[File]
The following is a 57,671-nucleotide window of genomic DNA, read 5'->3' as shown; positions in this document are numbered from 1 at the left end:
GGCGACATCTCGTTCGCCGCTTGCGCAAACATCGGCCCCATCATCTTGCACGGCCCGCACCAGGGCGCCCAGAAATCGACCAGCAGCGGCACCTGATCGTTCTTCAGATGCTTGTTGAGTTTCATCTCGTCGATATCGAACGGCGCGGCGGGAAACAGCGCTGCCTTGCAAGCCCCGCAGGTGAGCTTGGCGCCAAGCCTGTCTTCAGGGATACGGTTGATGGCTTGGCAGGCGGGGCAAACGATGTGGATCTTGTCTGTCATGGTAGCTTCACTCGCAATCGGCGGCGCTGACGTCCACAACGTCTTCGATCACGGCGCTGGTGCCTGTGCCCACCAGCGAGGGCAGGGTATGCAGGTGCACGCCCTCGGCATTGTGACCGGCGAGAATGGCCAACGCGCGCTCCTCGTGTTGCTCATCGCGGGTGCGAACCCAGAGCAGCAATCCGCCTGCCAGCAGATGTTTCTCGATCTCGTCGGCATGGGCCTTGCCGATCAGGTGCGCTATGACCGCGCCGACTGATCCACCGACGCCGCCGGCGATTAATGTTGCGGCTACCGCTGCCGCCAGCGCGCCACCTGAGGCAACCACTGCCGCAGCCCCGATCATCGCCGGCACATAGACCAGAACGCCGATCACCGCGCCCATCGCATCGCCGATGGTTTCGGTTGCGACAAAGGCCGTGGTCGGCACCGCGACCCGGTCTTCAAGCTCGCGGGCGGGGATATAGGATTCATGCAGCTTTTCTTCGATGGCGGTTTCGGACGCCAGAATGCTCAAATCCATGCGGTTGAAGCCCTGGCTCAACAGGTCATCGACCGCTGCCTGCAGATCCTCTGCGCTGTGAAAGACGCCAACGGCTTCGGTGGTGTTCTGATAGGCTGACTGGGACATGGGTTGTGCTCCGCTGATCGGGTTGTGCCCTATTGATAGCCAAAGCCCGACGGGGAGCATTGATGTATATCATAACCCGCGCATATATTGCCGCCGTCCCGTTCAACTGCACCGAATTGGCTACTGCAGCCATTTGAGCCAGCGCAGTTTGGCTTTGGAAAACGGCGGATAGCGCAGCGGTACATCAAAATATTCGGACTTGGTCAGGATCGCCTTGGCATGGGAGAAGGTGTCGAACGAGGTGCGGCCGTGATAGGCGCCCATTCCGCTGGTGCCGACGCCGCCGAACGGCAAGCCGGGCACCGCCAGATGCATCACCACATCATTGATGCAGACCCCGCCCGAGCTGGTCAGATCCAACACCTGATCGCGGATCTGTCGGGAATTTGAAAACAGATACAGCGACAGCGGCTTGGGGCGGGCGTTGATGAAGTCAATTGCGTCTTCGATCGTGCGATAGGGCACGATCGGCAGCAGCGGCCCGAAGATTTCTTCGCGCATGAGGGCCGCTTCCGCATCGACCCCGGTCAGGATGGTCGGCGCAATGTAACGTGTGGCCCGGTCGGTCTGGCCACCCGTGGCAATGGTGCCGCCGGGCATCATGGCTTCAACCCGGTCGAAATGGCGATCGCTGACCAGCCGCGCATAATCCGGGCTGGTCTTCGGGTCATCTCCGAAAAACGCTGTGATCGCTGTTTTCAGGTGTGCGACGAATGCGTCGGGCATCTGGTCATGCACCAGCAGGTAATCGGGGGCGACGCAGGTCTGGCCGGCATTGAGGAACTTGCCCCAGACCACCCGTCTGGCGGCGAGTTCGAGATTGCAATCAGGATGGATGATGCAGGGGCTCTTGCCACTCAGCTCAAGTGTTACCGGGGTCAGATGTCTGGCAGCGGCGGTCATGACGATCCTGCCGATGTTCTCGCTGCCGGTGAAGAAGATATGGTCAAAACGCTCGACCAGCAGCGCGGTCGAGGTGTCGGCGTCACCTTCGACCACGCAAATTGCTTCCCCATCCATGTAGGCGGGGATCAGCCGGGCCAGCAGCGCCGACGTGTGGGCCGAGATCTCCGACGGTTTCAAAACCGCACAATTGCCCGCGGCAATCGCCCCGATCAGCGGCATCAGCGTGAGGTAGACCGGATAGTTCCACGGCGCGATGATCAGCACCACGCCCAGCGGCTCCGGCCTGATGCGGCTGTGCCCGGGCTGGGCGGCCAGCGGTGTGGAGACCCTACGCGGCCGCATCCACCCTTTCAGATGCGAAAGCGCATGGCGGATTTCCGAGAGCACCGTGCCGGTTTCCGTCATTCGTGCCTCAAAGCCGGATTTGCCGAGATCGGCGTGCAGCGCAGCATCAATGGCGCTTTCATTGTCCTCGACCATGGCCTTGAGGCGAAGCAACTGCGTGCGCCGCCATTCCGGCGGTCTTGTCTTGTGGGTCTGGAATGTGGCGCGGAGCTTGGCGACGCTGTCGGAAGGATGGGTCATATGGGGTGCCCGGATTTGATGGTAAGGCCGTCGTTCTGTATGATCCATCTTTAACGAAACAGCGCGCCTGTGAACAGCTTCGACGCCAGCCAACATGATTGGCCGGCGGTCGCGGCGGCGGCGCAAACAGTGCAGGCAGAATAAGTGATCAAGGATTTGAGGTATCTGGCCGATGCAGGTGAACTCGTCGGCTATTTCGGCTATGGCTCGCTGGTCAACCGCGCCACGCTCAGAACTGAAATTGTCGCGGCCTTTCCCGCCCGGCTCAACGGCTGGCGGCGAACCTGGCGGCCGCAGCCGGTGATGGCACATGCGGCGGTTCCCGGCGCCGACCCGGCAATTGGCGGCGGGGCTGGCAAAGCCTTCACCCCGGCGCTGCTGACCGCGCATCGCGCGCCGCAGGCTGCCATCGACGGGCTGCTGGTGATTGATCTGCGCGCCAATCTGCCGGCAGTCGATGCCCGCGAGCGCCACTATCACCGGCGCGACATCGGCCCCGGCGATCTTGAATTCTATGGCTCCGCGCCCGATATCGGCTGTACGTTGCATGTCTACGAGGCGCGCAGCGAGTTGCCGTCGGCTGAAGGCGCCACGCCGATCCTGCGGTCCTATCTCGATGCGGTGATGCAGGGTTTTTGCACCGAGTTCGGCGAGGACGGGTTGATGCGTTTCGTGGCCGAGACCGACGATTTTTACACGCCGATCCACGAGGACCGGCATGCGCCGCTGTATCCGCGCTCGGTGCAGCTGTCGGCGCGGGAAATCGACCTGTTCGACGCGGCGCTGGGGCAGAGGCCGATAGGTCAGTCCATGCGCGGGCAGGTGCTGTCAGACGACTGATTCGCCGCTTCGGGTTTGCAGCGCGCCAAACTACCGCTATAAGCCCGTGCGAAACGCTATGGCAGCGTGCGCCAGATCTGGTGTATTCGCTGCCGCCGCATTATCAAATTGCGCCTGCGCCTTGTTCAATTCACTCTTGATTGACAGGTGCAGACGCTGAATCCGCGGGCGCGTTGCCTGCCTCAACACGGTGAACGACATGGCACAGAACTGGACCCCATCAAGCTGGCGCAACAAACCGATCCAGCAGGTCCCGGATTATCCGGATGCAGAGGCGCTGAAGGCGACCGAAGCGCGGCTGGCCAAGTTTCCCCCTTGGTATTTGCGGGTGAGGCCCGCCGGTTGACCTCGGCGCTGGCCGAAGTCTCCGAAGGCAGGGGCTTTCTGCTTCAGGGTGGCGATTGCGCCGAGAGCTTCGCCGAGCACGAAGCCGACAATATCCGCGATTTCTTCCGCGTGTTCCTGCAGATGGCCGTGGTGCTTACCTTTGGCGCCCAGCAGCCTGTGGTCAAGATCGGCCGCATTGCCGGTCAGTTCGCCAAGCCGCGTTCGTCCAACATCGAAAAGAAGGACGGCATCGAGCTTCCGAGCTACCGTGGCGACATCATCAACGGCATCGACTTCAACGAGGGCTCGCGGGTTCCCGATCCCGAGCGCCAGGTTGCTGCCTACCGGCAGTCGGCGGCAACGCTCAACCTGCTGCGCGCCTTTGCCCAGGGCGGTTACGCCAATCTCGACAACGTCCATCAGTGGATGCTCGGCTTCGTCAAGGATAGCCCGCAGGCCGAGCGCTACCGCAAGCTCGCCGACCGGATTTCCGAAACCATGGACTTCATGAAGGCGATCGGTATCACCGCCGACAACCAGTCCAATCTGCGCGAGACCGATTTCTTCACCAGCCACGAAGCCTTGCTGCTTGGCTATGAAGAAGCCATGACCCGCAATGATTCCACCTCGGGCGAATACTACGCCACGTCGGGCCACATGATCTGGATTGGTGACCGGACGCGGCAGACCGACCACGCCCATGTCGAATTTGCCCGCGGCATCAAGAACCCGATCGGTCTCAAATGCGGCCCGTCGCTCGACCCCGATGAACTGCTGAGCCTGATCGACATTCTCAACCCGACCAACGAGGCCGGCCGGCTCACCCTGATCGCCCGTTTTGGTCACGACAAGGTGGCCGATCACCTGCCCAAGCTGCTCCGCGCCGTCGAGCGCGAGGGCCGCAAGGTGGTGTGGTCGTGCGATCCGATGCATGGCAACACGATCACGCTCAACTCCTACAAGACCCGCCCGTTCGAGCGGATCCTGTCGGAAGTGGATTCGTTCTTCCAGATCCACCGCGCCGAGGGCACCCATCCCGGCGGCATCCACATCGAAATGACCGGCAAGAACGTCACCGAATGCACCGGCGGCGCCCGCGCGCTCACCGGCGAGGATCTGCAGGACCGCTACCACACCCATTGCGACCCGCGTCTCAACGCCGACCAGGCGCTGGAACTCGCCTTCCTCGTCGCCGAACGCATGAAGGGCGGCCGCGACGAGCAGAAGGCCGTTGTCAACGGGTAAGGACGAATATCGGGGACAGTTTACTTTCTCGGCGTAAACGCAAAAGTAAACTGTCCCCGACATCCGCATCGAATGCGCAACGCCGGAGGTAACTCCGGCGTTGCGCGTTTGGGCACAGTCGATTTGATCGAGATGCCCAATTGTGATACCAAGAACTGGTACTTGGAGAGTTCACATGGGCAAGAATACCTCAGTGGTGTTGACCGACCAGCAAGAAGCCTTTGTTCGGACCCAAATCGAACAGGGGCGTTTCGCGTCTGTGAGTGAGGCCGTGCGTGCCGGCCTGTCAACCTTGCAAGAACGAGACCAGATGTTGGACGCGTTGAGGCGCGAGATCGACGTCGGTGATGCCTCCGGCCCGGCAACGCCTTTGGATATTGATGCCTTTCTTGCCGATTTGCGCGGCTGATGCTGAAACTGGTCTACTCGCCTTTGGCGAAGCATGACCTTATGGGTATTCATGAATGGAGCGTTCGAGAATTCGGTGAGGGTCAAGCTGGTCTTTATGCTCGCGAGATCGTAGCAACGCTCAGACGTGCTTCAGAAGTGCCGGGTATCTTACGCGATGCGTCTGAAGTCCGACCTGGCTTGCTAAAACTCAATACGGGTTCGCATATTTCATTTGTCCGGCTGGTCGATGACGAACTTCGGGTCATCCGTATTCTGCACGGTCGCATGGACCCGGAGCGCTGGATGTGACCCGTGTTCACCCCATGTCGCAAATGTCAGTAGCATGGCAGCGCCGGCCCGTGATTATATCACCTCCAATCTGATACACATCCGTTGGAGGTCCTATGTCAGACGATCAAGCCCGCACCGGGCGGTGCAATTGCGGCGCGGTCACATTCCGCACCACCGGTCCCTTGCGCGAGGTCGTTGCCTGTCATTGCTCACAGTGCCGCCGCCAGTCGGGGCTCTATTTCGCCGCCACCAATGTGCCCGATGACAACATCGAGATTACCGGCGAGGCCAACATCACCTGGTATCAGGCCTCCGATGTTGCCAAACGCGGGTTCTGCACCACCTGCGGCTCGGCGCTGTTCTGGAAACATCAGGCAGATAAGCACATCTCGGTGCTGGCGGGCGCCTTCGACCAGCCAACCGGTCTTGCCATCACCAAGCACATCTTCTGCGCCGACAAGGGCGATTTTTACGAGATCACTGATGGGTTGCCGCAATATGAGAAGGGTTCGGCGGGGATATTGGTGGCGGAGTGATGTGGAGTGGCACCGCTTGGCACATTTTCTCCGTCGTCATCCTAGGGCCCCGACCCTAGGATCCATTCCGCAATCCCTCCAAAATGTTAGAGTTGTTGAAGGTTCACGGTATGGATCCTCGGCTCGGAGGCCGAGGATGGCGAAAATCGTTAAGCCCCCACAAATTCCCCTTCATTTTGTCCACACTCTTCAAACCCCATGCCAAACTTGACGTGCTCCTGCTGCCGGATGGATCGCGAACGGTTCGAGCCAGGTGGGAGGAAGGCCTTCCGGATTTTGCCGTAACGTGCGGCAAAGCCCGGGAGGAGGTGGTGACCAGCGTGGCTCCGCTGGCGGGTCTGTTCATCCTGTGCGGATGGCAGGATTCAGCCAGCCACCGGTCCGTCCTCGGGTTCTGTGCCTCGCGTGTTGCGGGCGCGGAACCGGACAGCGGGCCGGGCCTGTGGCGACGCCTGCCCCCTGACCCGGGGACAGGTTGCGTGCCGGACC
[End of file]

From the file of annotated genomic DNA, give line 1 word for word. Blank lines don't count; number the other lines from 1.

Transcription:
The following is a 57,671-nucleotide window of genomic DNA, read 5'->3' as shown; positions in this document are numbered from 1 at the left end: